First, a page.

Book (verb): Americans traditionally reserve a table at a restaurant or a seat on a plane, but we don't have a dedicated verb for getting, say, theater tickets. The Britishism book works for all situations, which may explain why it's catching on here. The London-based restaurant-reservation site, for example, now serves New York City; the U.S. travel site Expedia urges visitors to "score a pile of travel points when you book American Airlines flights." Another travel site, — based in Amsterdam but owned by Priceline, which is American — reinforced booking in a 2013 ad campaign that turned the company's name into a mock-expletive. ("Look at the booking view!" "It doesn't get any booking better than this!") According to Ben Yagoda, who tracks the Americanization of British words in his Not One-Off Britishisms blog, to book began its American surge in 1993.

Expiry date: Americans prefer expiration date when referring to credit cards; apparently it's one of those Americanisms that drive British people bonkers. As Lynne Murphy patiently points out, expiration is about 200 years older than expiry. But it's also four letters longer, which — along with the ineffable "classiness" factor — may explain why at least one large American retail chain, Urban Outfitters, and its subsidiaries, including Anthropologie, use expiry date in their checkout forms.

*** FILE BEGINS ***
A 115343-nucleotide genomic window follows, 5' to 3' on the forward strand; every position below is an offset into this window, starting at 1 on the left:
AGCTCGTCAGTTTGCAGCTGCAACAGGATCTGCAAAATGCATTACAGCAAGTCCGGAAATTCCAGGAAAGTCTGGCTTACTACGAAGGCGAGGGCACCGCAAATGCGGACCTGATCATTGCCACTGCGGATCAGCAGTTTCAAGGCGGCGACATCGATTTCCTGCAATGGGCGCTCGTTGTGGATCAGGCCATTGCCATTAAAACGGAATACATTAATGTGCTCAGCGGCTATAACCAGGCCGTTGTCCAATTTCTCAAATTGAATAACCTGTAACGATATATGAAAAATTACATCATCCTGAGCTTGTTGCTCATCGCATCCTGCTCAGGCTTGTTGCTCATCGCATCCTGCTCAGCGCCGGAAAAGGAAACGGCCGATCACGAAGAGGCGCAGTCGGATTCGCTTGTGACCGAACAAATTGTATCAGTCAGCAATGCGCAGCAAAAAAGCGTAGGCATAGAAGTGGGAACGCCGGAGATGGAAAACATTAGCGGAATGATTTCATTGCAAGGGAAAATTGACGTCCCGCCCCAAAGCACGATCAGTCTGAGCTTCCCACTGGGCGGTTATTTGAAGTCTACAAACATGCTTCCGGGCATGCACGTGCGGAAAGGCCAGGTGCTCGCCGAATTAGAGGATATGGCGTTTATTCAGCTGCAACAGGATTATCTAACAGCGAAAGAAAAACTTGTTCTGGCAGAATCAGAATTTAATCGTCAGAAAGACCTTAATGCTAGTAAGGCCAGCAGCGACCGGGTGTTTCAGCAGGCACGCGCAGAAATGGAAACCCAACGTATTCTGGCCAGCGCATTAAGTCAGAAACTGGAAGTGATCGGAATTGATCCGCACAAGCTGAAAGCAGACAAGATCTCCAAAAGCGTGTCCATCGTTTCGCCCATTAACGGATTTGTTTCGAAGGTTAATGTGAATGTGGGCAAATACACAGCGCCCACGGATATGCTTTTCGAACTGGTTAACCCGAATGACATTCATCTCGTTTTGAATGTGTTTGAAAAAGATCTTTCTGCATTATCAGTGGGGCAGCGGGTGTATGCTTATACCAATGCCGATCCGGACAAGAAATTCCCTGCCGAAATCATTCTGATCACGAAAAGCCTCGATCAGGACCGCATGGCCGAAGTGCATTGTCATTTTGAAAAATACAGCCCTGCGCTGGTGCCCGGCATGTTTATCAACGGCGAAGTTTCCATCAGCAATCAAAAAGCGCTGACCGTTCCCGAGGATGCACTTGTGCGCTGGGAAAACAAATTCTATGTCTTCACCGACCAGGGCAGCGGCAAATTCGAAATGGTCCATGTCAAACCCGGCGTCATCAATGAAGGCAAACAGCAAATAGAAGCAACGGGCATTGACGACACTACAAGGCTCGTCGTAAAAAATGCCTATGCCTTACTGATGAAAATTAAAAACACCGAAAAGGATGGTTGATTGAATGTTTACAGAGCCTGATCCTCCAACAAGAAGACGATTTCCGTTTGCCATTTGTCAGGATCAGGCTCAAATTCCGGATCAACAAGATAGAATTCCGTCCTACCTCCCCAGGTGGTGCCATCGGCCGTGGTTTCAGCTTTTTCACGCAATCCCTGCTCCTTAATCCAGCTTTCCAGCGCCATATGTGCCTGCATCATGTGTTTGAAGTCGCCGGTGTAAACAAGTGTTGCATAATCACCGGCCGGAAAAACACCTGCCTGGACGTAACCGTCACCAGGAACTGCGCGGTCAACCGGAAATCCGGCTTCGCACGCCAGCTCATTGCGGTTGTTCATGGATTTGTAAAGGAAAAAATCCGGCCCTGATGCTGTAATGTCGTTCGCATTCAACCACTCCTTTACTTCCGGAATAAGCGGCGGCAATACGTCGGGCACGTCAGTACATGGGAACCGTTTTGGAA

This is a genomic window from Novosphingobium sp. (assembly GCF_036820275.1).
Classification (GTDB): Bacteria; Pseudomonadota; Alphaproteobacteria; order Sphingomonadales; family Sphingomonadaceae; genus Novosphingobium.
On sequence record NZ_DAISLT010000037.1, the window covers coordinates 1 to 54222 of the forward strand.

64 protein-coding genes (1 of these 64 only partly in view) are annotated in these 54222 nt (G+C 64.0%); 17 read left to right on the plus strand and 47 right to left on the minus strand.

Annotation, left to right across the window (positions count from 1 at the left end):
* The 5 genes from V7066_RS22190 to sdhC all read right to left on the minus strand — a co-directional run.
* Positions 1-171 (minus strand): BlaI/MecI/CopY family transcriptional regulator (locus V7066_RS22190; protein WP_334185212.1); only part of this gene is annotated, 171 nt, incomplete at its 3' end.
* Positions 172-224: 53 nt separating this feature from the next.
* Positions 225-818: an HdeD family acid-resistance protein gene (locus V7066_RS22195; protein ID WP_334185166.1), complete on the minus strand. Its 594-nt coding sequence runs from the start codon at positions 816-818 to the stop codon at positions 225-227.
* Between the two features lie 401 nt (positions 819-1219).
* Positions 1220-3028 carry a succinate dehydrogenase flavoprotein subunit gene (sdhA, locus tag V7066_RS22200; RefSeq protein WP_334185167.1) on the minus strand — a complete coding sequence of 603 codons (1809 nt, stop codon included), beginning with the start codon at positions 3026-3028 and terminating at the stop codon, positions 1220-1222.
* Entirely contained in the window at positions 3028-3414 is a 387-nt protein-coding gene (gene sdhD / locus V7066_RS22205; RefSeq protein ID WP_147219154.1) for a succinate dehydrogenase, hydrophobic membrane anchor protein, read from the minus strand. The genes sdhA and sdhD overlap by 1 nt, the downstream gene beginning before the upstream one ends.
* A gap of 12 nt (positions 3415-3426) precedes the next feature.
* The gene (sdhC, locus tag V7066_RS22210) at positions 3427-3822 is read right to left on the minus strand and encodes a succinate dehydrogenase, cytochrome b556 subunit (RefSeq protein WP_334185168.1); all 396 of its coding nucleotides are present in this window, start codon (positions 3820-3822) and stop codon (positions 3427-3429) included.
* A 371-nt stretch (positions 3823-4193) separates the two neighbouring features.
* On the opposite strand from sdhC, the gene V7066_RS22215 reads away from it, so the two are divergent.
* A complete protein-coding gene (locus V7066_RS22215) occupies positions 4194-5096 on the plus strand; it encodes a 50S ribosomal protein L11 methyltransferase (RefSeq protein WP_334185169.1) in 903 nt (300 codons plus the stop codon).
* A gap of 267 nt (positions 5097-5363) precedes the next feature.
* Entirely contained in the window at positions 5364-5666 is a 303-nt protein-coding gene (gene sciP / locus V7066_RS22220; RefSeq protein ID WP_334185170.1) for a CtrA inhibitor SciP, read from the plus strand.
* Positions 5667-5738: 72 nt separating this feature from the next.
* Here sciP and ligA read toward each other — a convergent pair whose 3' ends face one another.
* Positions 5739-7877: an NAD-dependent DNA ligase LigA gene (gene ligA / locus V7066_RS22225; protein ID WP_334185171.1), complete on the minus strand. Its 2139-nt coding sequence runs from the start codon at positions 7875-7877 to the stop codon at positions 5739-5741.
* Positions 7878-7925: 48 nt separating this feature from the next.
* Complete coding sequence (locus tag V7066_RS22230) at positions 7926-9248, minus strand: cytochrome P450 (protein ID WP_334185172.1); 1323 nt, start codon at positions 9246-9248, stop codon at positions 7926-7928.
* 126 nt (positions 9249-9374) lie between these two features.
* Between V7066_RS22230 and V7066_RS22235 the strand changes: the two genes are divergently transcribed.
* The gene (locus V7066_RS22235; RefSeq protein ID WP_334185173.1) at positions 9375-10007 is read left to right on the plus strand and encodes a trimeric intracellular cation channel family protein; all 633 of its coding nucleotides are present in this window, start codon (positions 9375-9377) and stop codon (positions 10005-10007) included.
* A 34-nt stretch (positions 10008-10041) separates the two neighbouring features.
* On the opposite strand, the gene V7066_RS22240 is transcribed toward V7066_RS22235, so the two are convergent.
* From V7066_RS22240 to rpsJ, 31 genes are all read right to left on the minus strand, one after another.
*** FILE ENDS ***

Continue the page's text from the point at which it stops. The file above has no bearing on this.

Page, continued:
On offer:  This British phrase may mean for sale or more generally available; thus, peaches may be on offer at the farmers' market, and jobs may be on offer at a company. Ben Yagoda wrote in 2011 that the American usage of on offer had seen a "relentless increase commencing in about 1972.

Google Ngram graph of "on offer" in American English from 1900 through 2008. (Source: Not One Off Britishisms.)

It's still seen more often in journalistic accounts than in retailers' websites or ads. The New York Times is particularly fond of the phrase; in 2014 alone it's appeared more than 100 times in the paper. A November 4 survey of New York City doughnut shops included this comment about the goodies at Carvin's Mini Donuts in Harlem: "all benefit from a dive in dark chocolate, one of several dipping sauces on offer." And People magazine, in a July 2014 story about a "Swedish Crayfish Party" in IKEA's U.S. stores, gushed that "the smorgasbord on offer will include crayfish, cucumber salad, cheese pie, meatballs (yes!), Swedish cheeses, strawberry and black currant crumble, and much more."